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Previous Challenge Entry (Level 1 – Beginner)
Topic: Valley (08/10/06)

TITLE: Gardening 101
By Betty Castleberry
08/10/06


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Lasagna gardening really doesn’t mean growing only tomatoes, garlic, and onions. In fact, according to several gardening periodicals, it is only called “lasagna gardening” because of the layering method that is used to start it. I’ve never been one to let a silly thing like rules get in my way, though, so my “lasagna garden” was indeed going to be a place to grow lasagna ingredients.
Anxious to get started, I headed out to the back yard, armed for an afternoon of planting. I was a bit green to gardening, so I wasn’t exactly sure what I was doing. However, I had done my research, and was sure I could come up with a bumper crop of lasagna suitable veggies. Rubbing my hands together in anticipation, I ran my garden trowel through the prepared soil and made a line about an inch wide. Perfect! I had just made my first row ready for planting. Continuing on in this manner, I soon had several rows made, had dropped the seeds in, and carefully covered them back up. After giving them a gentle soaking, I carried my garden tools back into the house and began The Wait.
I had visions of the beautiful, lush garden that was going to appear in my yard. It wasn’t inconceivable that the newspaper would come out to interview me. It would be a great human interest story. The headlines would read “First Time Gardener Grows Gargantuan Garlic.”
It became a daily ritual for me to check my little garden to see if anything had appeared from the soil yet. Finally, a couple of seedlings emerged. Before long, I had several small plants to tend. Day by day, though, I began to notice that the seedlings did not looking healthy. A few of them even died. The ones that were left were spindly and had no fruit. We were in the middle of one of the worst droughts in our history, and it was hot, very hot. Surely this was the reason my garden was dying.
At this point, I had pretty much given up on the idea of being interviewed by the newspaper. However, I wasn’t ready to give up entirely on my gardening experiment.
One morning, I went outside to water my pitiful plot, and something a few feet away caught my attention. I had become discouraged and had let a patch of knee high weeds flourish near the fence. In the midst of these weeds was a vine of some sort. On closer inspection, I saw that it looked suspiciously like some sort of melon vine. Yes! It was a melon vine, and it had blooms and even a tiny melon on it.
As the days went by, I watched the vine with interest, wondering how it got there. Maybe someone had spit out a few watermelon seeds at a back yard picnic. No matter, the fact was, it was there, and it was *thriving*. I did not plant it intentionally. I did not fertilize it or water it. It just appeared, and it grew. We ended up getting three sweet melons from this rebel vine. When I cleared away the weeds that fall, I saw that the run off from my garden had formed a rivulet that led directly to the weed patch. The weeds were sitting in a tiny make shift valley, and the soil was rich with washed away compost and fertilizer.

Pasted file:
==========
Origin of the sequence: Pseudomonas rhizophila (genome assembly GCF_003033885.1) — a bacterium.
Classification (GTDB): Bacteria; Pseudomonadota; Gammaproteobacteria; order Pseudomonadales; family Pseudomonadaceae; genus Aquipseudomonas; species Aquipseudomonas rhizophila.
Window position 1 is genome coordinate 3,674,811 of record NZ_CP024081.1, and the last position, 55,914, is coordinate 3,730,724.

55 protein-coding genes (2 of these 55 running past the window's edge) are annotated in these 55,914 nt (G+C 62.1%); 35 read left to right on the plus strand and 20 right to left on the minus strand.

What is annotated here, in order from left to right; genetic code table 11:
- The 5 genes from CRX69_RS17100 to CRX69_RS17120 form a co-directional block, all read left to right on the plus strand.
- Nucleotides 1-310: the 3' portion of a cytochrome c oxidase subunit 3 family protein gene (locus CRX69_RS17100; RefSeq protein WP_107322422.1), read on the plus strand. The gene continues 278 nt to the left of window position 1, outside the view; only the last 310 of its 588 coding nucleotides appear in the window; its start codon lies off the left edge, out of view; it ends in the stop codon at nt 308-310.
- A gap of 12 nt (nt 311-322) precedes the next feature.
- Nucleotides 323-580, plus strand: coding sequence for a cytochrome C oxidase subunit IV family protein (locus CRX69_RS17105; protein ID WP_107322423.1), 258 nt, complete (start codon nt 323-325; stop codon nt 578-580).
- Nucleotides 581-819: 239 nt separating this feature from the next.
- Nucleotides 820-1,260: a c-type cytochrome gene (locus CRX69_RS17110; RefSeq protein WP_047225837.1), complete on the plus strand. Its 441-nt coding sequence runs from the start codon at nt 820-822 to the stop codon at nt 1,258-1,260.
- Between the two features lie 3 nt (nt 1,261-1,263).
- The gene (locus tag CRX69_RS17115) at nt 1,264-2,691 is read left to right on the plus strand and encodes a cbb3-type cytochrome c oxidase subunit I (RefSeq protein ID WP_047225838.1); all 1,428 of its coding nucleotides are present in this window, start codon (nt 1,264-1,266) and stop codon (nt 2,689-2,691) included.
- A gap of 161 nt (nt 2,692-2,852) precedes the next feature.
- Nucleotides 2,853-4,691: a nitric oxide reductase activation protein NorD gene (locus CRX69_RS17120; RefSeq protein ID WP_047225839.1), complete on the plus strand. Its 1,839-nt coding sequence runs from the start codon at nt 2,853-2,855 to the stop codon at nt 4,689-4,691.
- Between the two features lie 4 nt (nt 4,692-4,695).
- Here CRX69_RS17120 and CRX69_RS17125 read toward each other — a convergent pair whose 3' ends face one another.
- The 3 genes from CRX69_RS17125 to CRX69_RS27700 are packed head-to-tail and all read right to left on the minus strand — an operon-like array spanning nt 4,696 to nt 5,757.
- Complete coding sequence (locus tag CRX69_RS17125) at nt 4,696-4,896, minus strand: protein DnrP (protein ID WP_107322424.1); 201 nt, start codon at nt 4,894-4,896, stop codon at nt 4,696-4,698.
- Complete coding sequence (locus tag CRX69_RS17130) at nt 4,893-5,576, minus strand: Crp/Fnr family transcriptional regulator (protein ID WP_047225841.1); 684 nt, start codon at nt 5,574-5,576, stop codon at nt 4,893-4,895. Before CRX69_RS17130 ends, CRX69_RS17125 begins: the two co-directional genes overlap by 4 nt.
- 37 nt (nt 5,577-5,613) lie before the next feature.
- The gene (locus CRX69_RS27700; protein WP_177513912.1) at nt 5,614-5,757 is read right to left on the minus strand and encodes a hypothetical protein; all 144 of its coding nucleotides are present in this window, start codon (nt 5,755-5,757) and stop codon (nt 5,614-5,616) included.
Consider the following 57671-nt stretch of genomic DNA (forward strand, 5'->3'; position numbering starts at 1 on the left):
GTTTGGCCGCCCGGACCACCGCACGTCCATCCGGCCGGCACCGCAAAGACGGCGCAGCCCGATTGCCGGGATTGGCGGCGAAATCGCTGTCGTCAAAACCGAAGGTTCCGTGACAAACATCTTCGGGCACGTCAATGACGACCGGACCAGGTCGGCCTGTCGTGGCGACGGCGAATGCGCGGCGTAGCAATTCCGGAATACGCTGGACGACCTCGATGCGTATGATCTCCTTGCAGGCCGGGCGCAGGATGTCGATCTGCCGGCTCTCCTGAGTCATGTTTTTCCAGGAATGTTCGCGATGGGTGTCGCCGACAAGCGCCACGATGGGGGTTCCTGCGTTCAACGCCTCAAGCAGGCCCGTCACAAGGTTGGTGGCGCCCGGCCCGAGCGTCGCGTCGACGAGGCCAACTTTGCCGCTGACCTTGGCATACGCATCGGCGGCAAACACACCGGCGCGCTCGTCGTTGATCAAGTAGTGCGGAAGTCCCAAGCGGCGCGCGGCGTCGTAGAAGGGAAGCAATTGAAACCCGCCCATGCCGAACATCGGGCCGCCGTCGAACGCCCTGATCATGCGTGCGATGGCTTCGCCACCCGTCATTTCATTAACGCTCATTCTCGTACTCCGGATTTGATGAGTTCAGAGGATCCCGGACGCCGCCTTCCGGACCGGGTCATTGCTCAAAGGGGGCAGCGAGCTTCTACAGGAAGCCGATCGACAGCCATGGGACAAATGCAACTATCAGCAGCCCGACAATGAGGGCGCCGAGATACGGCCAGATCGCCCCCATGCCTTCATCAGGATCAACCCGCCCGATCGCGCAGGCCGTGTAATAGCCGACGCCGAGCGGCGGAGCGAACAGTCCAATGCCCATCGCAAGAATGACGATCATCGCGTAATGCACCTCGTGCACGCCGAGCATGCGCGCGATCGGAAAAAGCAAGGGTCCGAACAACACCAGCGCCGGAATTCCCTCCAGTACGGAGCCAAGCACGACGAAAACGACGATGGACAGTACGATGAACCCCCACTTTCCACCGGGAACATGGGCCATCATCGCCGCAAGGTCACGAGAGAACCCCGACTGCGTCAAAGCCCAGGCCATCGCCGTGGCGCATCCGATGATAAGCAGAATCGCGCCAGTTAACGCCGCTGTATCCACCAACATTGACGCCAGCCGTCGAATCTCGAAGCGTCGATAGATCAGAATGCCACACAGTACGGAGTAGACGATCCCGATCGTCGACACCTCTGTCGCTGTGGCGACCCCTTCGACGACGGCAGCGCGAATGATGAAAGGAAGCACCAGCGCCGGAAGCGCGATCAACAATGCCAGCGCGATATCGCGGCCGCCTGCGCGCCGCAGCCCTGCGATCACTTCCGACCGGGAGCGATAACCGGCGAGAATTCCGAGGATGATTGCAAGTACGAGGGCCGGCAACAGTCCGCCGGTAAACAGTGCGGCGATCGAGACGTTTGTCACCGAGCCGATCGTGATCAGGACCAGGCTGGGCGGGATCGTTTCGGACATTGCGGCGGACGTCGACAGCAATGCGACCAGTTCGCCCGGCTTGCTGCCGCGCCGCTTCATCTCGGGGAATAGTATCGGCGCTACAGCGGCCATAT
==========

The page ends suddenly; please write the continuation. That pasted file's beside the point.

Even though my garden was an experiment in disappointment, the overall outcome was not. My garden location had been carefully chosen, but it did not produce much. Instead, a low place full of weeds gave me sweet, ripe fruit.
Often in life, the valleys, even though much aligned, are where the soil is fertile, and where we grow and learn. Next year I’m going to plant a spaghetti garden in the place where the weed patch was. I can tell you from personal experience that higher ground is not always best.


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This article has been read 876 times
Member Comments
Member Date
Joanne Sher 08/17/06
Wonderful lesson here - both in gardening AND our Christian walk! Nice job with the detail. Thanks for writing!
Jan Ackerson 08/18/06
This is clever and witty--a very digestible way to present your lesson! I like it!

Feel free to send me a PM or an e-mail, and I'll give you a few paragraphing and formatting tips. It's tricky at first.

This is one of my favorites on this level.
Pam Carlson-Hetland08/18/06
The title caught my eye immediately. I liked how you laid out the story with details. It makes the reader "feel" the antipcation, then disappointment. The conclusion is great. It brings hope at the end of the disappointment. Nice!
Donna Emery08/18/06
excellent story! well told. I loved the imagery, and it made me smile.
Kaye Petts08/18/06
I thought this was great and I so can relate to the valley having the best soil. Great Lesson :O)
Marilee Alvey08/19/06
At first, I wanted to skip this piece. I don't care for gardening and the many words looked daunting. Nevertheless, I forged ahead and was rewarded with a precious tie in about the unexpected places in our lives...and our gardens. It demonstrated how what we want, what we expect, can be shattered but all is not lost. God often has blessings for us that we can't see at the time. Clever!
Valerie Routhieaux08/22/06
I like your creative style. Never heard of a lasagna garden, but have to admit that the unique parable had a story to tell about Christian life. Good job.
Lynda Schultz 08/22/06
This is great. I loved the picture you painted and the application you drew out from your gardening experience. Good stuff.
Jacquelyn Horne05/21/07
Well written and very good pov here.